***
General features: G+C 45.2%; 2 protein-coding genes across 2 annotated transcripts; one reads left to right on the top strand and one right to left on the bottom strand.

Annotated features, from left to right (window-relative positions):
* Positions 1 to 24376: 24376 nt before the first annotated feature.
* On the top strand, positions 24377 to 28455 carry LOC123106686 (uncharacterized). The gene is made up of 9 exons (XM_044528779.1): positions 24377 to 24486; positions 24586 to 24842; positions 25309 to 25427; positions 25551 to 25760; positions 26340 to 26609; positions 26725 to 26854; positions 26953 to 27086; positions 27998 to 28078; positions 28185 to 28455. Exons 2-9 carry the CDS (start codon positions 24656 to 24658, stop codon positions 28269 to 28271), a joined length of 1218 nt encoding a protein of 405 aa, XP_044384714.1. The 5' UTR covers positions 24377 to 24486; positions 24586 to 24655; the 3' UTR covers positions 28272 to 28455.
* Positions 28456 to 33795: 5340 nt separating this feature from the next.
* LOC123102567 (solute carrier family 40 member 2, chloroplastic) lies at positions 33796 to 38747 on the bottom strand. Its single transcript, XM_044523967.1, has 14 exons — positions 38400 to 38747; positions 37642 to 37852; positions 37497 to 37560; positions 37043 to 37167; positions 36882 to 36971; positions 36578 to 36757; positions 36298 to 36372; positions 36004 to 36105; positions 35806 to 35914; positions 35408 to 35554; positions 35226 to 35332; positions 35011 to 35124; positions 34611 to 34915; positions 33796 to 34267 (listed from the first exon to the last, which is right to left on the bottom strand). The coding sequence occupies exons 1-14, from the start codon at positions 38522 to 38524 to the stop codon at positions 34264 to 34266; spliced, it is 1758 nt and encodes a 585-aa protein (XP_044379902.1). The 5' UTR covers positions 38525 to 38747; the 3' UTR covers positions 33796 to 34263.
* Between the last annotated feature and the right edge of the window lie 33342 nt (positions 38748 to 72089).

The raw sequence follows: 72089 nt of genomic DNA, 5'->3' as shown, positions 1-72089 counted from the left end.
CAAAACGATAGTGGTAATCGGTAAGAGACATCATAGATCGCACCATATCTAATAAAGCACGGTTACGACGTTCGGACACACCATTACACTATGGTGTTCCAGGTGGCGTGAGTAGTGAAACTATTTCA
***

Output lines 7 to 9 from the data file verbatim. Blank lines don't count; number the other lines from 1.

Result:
* Between the last annotated feature and the right edge of the window lie 33342 nt (positions 38748 to 72089).

The raw sequence follows: 72089 nt of genomic DNA, 5'->3' as shown, positions 1-72089 counted from the left end.
CAAAACGATAGTGGTAATCGGTAAGAGACATCATAGATCGCACCATATCTAATAAAGCACGGTTACGACGTTCGGACACACCATTACACTATGGTGTTCCAGGTGGCGTGAGTAGTGAAACTATTTCA